Just as the idea of eroding the purchasing power of people's income and savings in order to make them wealthy is illogical, equally as unreasonable is the argument that a country can become rich by massively devaluing its currency. This idea is even more senseless for a country which imports most of its energy needs and much of its food. The result of this radical policy experimentation was that rising import prices due to a weaker yen, higher electricity prices due to the shuttering of Japan's nuclear reactors and subsequent importing of fossil fuels, and a deliberately devalued currency caused a massive gap to open up between nominal and real wage growth. As these factors caused real wage growth to plummet in late 2013 and into 2014, it was no surprise to see consumer confidence and personal consumption growth weaken substantially as well.
Breaking the deflationary mindset via a weaker currency and higher import prices was not instilling the confidence necessary to get people to stop delaying purchases. The results were not fitting the narrative. Perhaps to the average consumer, watching the government implement a radical policy - with the appointment of a Central Bank Governor who literally cited Peter Pan by insinuating that believing something strongly enough can make it reality - is not quite as confidence inspiring as authorities had hoped. After all, it can be argued that things were not that bad in Japan. Per capita GDP growth has been more or less on par with the U.S. for over a decade, and the misery index is among the lowest in the world and falling.
So without a crisis, why would Japanese policymakers risk rattling people into thinking that one was impending? It is probably safe to say that the inflation target has served another very useful purpose. The mechanism by which the BoJ hoped to achieve this target was also a convenient excuse to be able to have a government in the modern era afford itself the luxury of being able to buy up almost all new issuance of government debt without sparking a crisis and a destabilizing stampede for the exit. They have undoubtedly been successful on that front, at least for the time being.
When the BoJ cut its benchmark rate below zero in January, markets took this as a sign that they were running out of tools or the willingness to use them to continue to weaken the currency. The yen subsequently rallied from around 120 at the beginning of 2016 to 100, undoing all of the depreciation that had taken place primarily in the second half of 2014. Since a strong currency tends to make inflation harder to come by, the BoJ needed to get creative.
At the September meeting, BoJ policymakers made the unorthodox move of introducing yield curve control. By doing so, the BoJ has essentially committed to pegging the yield of the 10-year government bond to around zero (i.e., they will attempt to fix one of the most important prices in any economy, essentially the price of money) and controlling the world's largest debt market by fiat. Despite the monumental implication of such a bold and potentially risky endeavor, the market more or less took the announcement in its stride. After all, nominal bond yields were negative at the time, so a cap above the prevailing market rate was of little consequence. Following the U.S. election, bond yields globally have been dragged higher, with Japanese yields in tow. Markets soon came to realize that the BoJ had committed itself to virtually unlimited asset purchases, and that under this arrangement, the external adjustment mechanism for the Japanese economy would be solely the yen.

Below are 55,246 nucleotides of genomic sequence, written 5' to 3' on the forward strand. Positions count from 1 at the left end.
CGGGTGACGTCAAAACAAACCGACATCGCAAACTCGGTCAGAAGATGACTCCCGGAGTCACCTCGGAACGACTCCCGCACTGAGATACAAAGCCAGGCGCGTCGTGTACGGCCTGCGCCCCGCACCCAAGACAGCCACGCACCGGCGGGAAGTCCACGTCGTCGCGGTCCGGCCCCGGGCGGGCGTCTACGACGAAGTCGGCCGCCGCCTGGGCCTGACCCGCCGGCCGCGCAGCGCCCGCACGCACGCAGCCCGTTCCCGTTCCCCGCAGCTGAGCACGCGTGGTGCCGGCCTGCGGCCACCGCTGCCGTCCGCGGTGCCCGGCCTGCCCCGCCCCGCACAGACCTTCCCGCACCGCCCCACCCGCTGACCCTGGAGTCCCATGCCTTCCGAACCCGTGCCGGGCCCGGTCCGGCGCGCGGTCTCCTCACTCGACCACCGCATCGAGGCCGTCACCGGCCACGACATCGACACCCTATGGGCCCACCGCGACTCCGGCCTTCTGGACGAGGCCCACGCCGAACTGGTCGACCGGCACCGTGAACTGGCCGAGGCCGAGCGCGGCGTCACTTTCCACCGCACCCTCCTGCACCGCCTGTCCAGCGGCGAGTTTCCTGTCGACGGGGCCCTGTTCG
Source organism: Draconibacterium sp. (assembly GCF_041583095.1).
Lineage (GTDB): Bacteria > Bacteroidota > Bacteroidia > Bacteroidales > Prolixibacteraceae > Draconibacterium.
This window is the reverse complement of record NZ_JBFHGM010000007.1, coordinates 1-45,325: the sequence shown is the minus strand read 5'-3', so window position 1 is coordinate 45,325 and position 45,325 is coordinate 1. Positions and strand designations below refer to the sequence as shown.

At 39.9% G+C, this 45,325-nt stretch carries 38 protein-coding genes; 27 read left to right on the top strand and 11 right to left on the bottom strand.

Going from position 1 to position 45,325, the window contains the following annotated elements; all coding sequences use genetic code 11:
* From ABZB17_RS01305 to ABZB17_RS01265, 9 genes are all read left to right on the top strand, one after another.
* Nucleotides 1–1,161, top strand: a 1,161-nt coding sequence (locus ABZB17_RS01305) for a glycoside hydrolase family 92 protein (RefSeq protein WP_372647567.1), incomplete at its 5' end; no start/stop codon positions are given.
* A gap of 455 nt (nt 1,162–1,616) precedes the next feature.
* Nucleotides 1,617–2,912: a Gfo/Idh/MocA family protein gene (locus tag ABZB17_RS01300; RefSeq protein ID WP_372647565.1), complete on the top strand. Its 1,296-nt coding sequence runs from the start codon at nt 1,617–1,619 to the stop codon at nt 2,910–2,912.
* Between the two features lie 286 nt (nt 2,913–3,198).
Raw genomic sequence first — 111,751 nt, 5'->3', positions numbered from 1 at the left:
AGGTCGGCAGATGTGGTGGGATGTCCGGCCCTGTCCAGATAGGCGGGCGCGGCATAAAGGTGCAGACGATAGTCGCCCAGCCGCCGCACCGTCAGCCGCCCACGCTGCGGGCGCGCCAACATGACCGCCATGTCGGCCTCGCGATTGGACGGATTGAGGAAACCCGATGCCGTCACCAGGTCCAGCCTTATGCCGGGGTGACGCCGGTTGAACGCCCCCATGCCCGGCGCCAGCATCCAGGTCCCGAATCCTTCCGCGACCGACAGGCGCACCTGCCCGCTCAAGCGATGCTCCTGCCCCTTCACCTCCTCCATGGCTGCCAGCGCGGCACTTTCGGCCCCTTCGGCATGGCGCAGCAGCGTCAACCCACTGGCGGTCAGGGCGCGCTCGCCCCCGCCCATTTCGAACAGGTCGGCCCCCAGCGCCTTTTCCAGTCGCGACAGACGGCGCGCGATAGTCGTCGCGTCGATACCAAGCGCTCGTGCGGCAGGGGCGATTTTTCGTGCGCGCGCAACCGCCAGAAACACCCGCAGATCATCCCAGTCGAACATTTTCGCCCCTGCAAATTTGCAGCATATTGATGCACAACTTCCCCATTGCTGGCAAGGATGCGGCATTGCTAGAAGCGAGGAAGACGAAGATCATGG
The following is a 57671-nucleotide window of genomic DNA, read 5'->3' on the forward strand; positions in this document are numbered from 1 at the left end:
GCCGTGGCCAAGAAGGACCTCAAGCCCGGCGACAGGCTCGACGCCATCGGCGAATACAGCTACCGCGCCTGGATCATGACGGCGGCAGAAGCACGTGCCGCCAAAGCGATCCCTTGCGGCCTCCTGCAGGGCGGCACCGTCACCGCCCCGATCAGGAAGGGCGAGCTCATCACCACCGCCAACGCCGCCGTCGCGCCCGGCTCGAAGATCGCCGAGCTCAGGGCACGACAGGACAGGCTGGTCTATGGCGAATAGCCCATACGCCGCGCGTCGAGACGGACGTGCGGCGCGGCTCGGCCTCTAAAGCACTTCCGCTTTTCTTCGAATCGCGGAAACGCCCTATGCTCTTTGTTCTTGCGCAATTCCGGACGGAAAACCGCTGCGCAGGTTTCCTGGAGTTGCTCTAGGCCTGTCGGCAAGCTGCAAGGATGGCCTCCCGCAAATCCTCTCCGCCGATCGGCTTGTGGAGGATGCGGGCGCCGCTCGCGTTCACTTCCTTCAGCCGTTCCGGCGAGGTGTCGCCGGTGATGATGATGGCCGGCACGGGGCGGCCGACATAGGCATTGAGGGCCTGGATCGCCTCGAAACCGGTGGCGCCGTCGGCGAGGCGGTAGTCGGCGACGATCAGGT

We agree with this prognosis, and expect further yen weakness. Fundamentally, although the USD has become more attractive from an interest rate differential standpoint, we do not expect extreme yen weakness due to our continued belief that inflation will be harder to come by in Japan than in the U.S. Therefore, while nominal rates look to be heading higher in the U.S. while they are supposedly pegged in Japan, an offset to this will be the strong deflationary forces still present in Japan. We have yet to see bond markets willing to pick a fight with the BoJ, and it is likely that the BoJ will be able to simply overpower any meaningful rise in yields. However, if U.S. rates climb higher than we currently expect, this would presumably drag up rates globally, requiring more asset purchases from the BoJ to keep yields down. Either way, we believe the path of least resistance for the yen is to be weaker. We also suspect there has been some realization on behalf of policymakers that while too strong a currency can damage the economy through exports, too weak a currency can really burden the consumer through higher import costs. If the currency remains range-bound within this "sweet spot," then it is possible that the tight relationship between the stock market and the currency may begin to break down. We think this should happen naturally over time anyway as Japanese companies continue to move production overseas and Japanese multinationals actually become less export-focused.
Despite our initial skepticism regarding the coherence of the overall policy thrust and the government's ability to engineer growth through inflation and devaluation, we do believe some of the things that are being talked about now could be positive for Japan's economic growth and operating environment going forward. Furthermore, Japan is a bastion of political stability in a world where political tail risks are increasing. The governing parties now hold two-thirds majorities in both houses of the legislature following the victory of the ruling party in the upper house election in July. The outlook for reform therefore remains constructive, and we are starting to see a shift toward incremental steps to improve demographic and labor market outcomes. The government is currently in the process of proposing and implementing small but potentially meaningful steps with the goal to boost the marriage rate and incentivize people to reproduce, and also to boost the number of foreign workers in the economy. To the extent that these policies increase the supply of labor, we think these small steps should cumulatively be viewed as a positive for Japanese companies, even if they do not meaningfully alter the country's long-term growth trajectory.
Despite the domestic headwinds to growth, there are Japanese companies that have adapted to the difficult environment and achieved success all over the world. Though we have a favorable view of the country from the point of view of having a relatively business-friendly operating environment and being a base for very innovative companies, Japan's macroeconomic challenges lead us to maintain selective exposure to Japanese equities, targeting companies tied to secular growth trends rather than the country's economic growth. Ultimately, while we remain skeptical that attempted central planning can overcome the natural forces of demographics within a large democracy, we think Japan should continue to provide select opportunities to invest in innovative companies that are solving problems globally.